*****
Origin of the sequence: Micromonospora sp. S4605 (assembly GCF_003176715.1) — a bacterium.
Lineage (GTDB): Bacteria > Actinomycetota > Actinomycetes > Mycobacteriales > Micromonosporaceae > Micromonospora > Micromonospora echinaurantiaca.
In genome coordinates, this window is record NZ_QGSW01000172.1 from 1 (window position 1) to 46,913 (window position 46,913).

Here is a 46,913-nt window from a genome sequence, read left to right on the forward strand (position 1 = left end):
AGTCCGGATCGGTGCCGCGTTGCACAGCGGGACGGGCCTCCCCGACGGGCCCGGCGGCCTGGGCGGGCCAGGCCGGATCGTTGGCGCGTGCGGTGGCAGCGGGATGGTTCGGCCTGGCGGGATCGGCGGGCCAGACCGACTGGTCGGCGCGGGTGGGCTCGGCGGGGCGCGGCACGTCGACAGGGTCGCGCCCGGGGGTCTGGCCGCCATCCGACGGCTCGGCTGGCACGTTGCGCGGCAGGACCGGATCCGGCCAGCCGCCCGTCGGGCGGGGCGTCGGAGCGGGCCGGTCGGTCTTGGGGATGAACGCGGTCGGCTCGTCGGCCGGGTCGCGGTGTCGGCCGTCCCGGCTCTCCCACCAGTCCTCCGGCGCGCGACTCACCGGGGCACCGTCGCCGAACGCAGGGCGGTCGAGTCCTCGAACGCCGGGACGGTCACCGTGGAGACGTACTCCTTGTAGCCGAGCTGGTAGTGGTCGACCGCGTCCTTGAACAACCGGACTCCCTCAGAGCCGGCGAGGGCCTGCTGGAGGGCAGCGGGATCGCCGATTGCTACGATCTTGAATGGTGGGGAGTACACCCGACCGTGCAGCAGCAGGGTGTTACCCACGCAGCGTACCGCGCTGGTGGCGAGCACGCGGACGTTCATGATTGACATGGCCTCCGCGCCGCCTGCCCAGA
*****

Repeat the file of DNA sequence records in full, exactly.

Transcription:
Origin of the sequence: Micromonospora sp. S4605 (assembly GCF_003176715.1) — a bacterium.
Lineage (GTDB): Bacteria > Actinomycetota > Actinomycetes > Mycobacteriales > Micromonosporaceae > Micromonospora > Micromonospora echinaurantiaca.
In genome coordinates, this window is record NZ_QGSW01000172.1 from 1 (window position 1) to 46,913 (window position 46,913).

Here is a 46,913-nt window from a genome sequence, read left to right on the forward strand (position 1 = left end):
AGTCCGGATCGGTGCCGCGTTGCACAGCGGGACGGGCCTCCCCGACGGGCCCGGCGGCCTGGGCGGGCCAGGCCGGATCGTTGGCGCGTGCGGTGGCAGCGGGATGGTTCGGCCTGGCGGGATCGGCGGGCCAGACCGACTGGTCGGCGCGGGTGGGCTCGGCGGGGCGCGGCACGTCGACAGGGTCGCGCCCGGGGGTCTGGCCGCCATCCGACGGCTCGGCTGGCACGTTGCGCGGCAGGACCGGATCCGGCCAGCCGCCCGTCGGGCGGGGCGTCGGAGCGGGCCGGTCGGTCTTGGGGATGAACGCGGTCGGCTCGTCGGCCGGGTCGCGGTGTCGGCCGTCCCGGCTCTCCCACCAGTCCTCCGGCGCGCGACTCACCGGGGCACCGTCGCCGAACGCAGGGCGGTCGAGTCCTCGAACGCCGGGACGGTCACCGTGGAGACGTACTCCTTGTAGCCGAGCTGGTAGTGGTCGACCGCGTCCTTGAACAACCGGACTCCCTCAGAGCCGGCGAGGGCCTGCTGGAGGGCAGCGGGATCGCCGATTGCTACGATCTTGAATGGTGGGGAGTACACCCGACCGTGCAGCAGCAGGGTGTTACCCACGCAGCGTACCGCGCTGGTGGCGAGCACGCGGACGTTCATGATTGACATGGCCTCCGCGCCGCCTGCCCAGA